When you’re talking to detractors, the important question is why they don’t feel like your brand is worth recommending. It’s important to remember that a bad experience isn’t the only reason someone may give your company a low Net Promoter Score. Maybe you gave amazing service but, unfortunately, your products are too niche for anyone they know. Or, it could be that your respondent doesn’t know anyone who would be interested in your product. That doesn’t mean you have a bad company. There’s an ideal opportunity to follow up with detractors. You could follow up with: “We’re sorry to hear you don’t feel able to recommend our product. We’d love to know what we can do to improve. What was missing or disappointing in your experience?” You might hear how your tracking system was broken and no one could update them on where their package was. Or that no one ever emailed/called/messaged them back. Maybe your emails were annoying. All are answers you can draw actionable conclusions from. Upgrade your tracking system, train your customer service staff better, scale back your email marketing. Your passives would need a different question. “Thank you for sharing your feedback with us! If we could do just one thing better for you to be more likely to recommend us, what would it be?” That’s a pretty easy question. Maybe it’s a wider product range. Or your website got a bit confusing here or there. It could even just be better coupons. Let them know you’re developing a new product. Re-design those web pages. Send out a 15% off coupon instead of your usual 10%. Promoters need an even different set of questions to explain their reasoning behind their score. “Thanks for your feedback! We’re very happy to hear you would recommend us to your friends. If you were recommending us to a friend, what’s one reason you would give them to try us?” You’ll learn exactly what you’re doing right. Some of the answers may surprise you. Perception is very individualized, but, when you see the same answer over and over again, you can begin to nail-down your biggest value proposition.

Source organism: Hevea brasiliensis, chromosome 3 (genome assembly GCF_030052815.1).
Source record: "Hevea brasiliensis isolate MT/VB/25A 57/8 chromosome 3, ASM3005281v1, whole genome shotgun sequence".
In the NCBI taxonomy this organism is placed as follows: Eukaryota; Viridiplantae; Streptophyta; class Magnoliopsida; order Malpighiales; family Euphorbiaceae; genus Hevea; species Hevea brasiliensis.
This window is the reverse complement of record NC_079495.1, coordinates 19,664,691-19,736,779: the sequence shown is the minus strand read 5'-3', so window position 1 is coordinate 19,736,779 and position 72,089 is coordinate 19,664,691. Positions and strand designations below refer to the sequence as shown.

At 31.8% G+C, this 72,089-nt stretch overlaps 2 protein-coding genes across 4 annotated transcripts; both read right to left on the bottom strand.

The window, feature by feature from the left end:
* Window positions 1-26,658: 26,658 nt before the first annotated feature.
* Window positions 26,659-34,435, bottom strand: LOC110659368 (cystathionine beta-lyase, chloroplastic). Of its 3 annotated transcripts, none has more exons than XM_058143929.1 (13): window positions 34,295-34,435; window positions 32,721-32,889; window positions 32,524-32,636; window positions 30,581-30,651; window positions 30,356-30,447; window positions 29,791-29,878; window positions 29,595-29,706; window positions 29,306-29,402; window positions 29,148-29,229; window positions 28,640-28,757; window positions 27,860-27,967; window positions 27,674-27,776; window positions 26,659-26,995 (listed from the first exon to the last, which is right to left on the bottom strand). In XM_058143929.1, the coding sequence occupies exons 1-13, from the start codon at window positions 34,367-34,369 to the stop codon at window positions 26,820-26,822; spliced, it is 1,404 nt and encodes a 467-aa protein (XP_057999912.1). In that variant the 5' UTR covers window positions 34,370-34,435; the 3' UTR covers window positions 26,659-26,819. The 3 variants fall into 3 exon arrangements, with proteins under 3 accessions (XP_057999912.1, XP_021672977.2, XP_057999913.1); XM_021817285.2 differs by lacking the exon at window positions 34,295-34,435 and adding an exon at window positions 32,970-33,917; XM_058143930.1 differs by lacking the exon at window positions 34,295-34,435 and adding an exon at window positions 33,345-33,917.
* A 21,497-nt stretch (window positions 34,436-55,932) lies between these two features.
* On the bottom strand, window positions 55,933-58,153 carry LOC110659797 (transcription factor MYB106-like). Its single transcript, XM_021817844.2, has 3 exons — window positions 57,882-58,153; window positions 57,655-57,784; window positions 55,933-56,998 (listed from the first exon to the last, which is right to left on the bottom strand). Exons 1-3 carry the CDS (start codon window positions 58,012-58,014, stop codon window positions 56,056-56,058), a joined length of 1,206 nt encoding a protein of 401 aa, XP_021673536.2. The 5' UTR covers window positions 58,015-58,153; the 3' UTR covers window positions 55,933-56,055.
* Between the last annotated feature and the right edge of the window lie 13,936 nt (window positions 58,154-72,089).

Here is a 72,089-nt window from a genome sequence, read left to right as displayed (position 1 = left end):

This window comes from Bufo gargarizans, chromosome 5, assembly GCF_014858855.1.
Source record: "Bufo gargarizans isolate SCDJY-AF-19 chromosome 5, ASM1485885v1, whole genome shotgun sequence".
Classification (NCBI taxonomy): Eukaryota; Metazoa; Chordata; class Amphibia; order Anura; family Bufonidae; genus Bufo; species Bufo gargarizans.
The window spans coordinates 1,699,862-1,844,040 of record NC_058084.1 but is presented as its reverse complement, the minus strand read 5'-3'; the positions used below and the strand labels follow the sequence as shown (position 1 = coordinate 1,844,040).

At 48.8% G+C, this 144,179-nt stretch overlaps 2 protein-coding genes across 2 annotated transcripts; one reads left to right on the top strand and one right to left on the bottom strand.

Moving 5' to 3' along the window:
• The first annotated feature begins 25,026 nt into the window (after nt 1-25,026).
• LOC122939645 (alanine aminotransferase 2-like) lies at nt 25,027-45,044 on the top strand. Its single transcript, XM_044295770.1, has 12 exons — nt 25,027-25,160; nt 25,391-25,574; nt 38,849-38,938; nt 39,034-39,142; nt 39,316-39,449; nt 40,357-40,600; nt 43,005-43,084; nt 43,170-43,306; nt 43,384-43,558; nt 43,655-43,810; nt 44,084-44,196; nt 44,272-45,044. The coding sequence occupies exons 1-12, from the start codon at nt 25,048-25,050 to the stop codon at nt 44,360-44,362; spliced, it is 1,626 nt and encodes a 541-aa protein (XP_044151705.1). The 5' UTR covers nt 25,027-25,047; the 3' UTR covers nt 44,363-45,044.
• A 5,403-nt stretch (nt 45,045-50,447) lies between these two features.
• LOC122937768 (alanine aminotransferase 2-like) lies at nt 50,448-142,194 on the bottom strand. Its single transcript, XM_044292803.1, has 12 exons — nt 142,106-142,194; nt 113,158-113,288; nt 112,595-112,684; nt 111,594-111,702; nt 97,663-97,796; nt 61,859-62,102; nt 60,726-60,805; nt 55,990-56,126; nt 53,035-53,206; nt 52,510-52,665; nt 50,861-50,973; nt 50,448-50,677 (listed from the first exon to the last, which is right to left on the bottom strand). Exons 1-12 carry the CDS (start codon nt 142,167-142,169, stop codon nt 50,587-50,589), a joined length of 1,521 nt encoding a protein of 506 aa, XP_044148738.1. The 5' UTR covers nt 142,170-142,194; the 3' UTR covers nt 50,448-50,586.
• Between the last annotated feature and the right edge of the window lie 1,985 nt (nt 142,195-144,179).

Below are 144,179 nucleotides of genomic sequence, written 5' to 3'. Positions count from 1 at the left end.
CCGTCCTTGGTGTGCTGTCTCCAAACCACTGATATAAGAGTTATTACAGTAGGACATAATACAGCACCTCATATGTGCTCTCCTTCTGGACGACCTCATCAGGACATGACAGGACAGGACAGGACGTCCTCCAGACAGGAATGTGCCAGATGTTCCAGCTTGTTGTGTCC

You Know How To Divide Your Attention

With the score and the follow up questions, you’ll have the data to understand the why behind it. What is causing your Promoters to give you a 9 or 10? What do your Detractors think your company could do better? How can you push your Passives into becoming Promoters? What drives a promoter is likely to be very different from what drives a Detractor. They have different needs and your brand needs to understand what drives them both. But you can’t just focus on fixing the detractors (for one, some detractors don’t want to be fixed). By focusing on what causes promoters– what experiences they had, what questions they asked, etc.–you have the opportunity to engage with your customer base in a more uplifting conversation that doesn’t revolve around the negatives. Navigating customer loyalty can be tricky but your Net Promoter Score can be a great tool to understand your brand’s pros and cons to help build that loyalty.
where ideas take flight

At Hummingbird Creative Group, we build business value through better branding. Contact us to find out how we can build your business’s value: 919 854 9100   |